The concerts concluded with a bold and fiery run through another musical souvenir, Tchaikovsky's Capriccio Italien. Written during a visit to Rome in the winter and spring of 1880, the Capriccio shows the composer in an exuberant and dramatic mood. From the opening fanfare (inspired by the bugle calls from the nearby military barracks that woke the composer up every morning), to the irresistible tunes informed by Italian folk songs, to the rousing and dramatic coda, this is the kind of stuff that inevitably brings an audience to its feet—which it certainly did Friday night.

“Tchaikovsky knows what the instruments can do in a virtuoso way," observed conductor JoAnn Falletta in program notes for a 2011 Virginia Symphony performance of the Capriccio. "He brings them to their limit in the most thrilling fashion." And "thrilling" is exactly what Friday night's performance was, with exceptional playing from everyone and a perfectly shaped interpretation from Mr. Robertson. It was an immensely pleasing way to end the evening and the current "Music You Know" series.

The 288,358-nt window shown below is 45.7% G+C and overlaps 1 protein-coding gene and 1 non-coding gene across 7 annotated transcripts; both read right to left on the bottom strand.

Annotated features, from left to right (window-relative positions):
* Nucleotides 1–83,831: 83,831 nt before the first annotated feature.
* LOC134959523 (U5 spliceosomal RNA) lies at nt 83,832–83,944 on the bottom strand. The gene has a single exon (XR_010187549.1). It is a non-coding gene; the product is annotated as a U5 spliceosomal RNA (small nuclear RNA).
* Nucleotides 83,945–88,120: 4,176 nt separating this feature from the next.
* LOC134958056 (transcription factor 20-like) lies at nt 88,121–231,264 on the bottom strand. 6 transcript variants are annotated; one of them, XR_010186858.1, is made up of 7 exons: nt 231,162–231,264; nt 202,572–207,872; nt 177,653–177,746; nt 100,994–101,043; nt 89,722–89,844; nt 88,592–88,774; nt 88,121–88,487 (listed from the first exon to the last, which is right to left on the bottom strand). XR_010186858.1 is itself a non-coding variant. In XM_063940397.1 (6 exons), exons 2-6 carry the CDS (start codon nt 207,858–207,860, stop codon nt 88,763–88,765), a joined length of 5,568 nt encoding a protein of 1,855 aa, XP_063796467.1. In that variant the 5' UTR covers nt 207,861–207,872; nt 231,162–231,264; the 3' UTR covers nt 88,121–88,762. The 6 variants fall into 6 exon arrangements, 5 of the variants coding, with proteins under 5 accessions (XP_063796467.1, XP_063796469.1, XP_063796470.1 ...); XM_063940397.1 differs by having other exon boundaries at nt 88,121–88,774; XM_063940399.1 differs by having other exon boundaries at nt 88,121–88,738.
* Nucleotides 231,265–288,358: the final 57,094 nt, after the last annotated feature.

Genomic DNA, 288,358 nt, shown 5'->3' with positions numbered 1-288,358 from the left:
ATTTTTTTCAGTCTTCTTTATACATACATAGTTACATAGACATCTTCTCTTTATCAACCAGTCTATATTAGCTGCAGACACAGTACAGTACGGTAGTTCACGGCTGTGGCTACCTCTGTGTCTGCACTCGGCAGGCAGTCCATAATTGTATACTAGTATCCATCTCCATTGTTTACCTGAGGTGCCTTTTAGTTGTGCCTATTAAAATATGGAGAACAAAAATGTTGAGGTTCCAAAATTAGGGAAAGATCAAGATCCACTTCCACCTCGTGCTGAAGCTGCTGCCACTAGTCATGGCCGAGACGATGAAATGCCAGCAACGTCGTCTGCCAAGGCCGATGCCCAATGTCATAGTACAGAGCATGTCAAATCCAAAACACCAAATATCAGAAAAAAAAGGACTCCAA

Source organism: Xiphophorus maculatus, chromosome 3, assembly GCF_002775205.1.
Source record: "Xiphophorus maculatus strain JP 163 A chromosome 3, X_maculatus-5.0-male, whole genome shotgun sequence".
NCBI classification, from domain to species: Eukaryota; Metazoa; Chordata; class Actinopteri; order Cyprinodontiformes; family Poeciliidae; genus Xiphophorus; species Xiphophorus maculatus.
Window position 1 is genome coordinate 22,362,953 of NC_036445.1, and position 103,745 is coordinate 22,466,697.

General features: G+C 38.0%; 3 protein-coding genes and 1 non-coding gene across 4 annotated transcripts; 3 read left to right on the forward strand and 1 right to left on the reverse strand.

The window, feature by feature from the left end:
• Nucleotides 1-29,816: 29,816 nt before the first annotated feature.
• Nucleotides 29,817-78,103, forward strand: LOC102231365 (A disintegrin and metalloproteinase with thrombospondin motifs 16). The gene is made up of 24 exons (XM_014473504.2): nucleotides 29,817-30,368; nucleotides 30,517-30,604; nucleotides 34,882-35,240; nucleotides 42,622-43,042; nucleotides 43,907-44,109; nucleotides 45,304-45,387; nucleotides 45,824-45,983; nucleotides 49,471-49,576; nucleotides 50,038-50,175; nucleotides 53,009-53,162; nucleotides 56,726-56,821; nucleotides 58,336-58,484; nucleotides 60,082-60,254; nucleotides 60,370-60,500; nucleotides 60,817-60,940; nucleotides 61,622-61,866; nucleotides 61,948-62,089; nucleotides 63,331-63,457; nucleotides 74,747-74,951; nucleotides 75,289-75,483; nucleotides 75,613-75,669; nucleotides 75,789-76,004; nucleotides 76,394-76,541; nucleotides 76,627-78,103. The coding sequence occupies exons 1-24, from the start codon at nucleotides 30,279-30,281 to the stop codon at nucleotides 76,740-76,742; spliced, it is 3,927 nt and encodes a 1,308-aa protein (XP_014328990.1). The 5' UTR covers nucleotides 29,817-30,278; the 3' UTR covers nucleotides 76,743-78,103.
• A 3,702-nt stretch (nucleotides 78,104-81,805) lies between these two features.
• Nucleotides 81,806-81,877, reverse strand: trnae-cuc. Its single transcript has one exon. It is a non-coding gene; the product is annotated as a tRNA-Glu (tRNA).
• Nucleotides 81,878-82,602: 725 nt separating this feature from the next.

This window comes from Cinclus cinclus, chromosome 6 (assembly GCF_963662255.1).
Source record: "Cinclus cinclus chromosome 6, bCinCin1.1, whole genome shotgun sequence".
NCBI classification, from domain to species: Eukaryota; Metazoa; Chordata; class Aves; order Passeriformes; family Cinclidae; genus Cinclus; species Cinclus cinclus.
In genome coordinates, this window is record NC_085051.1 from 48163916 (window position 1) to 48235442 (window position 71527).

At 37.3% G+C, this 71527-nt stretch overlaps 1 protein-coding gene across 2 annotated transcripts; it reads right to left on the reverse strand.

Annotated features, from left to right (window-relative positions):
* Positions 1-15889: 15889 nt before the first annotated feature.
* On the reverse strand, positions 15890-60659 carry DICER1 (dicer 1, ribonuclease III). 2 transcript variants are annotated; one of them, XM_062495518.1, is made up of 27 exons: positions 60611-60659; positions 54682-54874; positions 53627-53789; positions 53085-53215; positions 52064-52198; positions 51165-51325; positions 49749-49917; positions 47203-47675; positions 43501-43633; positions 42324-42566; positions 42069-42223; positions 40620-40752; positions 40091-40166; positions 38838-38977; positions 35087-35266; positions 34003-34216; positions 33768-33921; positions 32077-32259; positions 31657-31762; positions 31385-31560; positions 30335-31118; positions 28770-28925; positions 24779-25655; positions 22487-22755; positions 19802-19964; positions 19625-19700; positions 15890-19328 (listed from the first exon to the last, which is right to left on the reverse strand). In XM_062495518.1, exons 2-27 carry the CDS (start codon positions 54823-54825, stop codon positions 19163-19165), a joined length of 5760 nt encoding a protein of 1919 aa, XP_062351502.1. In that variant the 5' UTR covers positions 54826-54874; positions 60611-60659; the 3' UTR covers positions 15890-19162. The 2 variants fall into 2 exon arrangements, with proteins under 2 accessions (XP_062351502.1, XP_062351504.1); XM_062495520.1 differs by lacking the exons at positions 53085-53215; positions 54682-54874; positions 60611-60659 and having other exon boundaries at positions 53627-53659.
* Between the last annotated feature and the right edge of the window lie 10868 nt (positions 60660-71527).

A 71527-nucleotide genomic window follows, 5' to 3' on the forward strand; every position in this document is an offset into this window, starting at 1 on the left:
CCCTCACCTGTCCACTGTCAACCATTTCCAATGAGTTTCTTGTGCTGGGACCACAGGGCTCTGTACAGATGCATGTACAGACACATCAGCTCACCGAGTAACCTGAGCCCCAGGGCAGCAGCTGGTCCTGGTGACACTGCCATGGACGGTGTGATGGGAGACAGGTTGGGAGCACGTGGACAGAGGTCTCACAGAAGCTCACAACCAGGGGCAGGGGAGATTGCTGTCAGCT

Next at Powell Hall: David Robertson conducts the St. Louis Symphony Orchestra, Chorus, and vocal soloists in a concert version of Richard Wagner's opera Der Fliegende Holländer better known in English as The Flying Dutchman, with projected visuals by S. Katy Tucker. Performances are Thursday and Saturday, May 4 and 6, at 8 p.m. at Powell Hall in Grand Center. For more information:

Nearly all of the longer than usual St. Louis Symphony program this past weekend (April 22 and 23) consisted of two big early-twentieth-century concerti, one for a single virtuoso and one for an orchestra full of them. Happily, both were on hand at Powell Hall.